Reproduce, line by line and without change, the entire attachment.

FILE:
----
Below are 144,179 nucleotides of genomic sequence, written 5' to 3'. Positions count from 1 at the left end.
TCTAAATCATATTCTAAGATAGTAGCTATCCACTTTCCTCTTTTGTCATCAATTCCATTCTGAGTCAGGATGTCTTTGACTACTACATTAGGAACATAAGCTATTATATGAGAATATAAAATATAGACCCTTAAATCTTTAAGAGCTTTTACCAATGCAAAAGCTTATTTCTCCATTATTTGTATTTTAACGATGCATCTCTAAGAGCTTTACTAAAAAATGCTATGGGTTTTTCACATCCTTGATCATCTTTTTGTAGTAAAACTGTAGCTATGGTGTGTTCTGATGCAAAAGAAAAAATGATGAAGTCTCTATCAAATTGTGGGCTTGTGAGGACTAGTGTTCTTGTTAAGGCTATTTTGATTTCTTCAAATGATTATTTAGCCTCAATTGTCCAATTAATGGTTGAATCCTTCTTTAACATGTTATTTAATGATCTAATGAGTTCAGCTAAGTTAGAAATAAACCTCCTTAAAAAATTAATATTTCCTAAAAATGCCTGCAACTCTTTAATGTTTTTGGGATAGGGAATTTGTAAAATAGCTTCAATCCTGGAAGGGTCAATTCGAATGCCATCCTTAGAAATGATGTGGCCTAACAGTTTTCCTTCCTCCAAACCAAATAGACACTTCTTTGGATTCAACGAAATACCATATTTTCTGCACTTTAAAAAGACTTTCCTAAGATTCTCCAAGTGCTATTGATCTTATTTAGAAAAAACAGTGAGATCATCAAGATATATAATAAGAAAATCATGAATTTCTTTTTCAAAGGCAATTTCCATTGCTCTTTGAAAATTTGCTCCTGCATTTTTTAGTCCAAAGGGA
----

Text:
Below are 144,179 nucleotides of genomic sequence, written 5' to 3'. Positions count from 1 at the left end.
TCTAAATCATATTCTAAGATAGTAGCTATCCACTTTCCTCTTTTGTCATCAATTCCATTCTGAGTCAGGATGTCTTTGACTACTACATTAGGAACATAAGCTATTATATGAGAATATAAAATATAGACCCTTAAATCTTTAAGAGCTTTTACCAATGCAAAAGCTTATTTCTCCATTATTTGTATTTTAACGATGCATCTCTAAGAGCTTTACTAAAAAATGCTATGGGTTTTTCACATCCTTGATCATCTTTTTGTAGTAAAACTGTAGCTATGGTGTGTTCTGATGCAAAAGAAAAAATGATGAAGTCTCTATCAAATTGTGGGCTTGTGAGGACTAGTGTTCTTGTTAAGGCTATTTTGATTTCTTCAAATGATTATTTAGCCTCAATTGTCCAATTAATGGTTGAATCCTTCTTTAACATGTTATTTAATGATCTAATGAGTTCAGCTAAGTTAGAAATAAACCTCCTTAAAAAATTAATATTTCCTAAAAATGCCTGCAACTCTTTAATGTTTTTGGGATAGGGAATTTGTAAAATAGCTTCAATCCTGGAAGGGTCAATTCGAATGCCATCCTTAGAAATGATGTGGCCTAACAGTTTTCCTTCCTCCAAACCAAATAGACACTTCTTTGGATTCAACGAAATACCATATTTTCTGCACTTTAAAAAGACTTTCCTAAGATTCTCCAAGTGCTATTGATCTTATTTAGAAAAAACAGTGAGATCATCAAGATATATAATAAGAAAATCATGAATTTCTTTTTCAAAGGCAATTTCCATTGCTCTTTGAAAATTTGCTCCTGCATTTTTTAGTCCAAAGGGA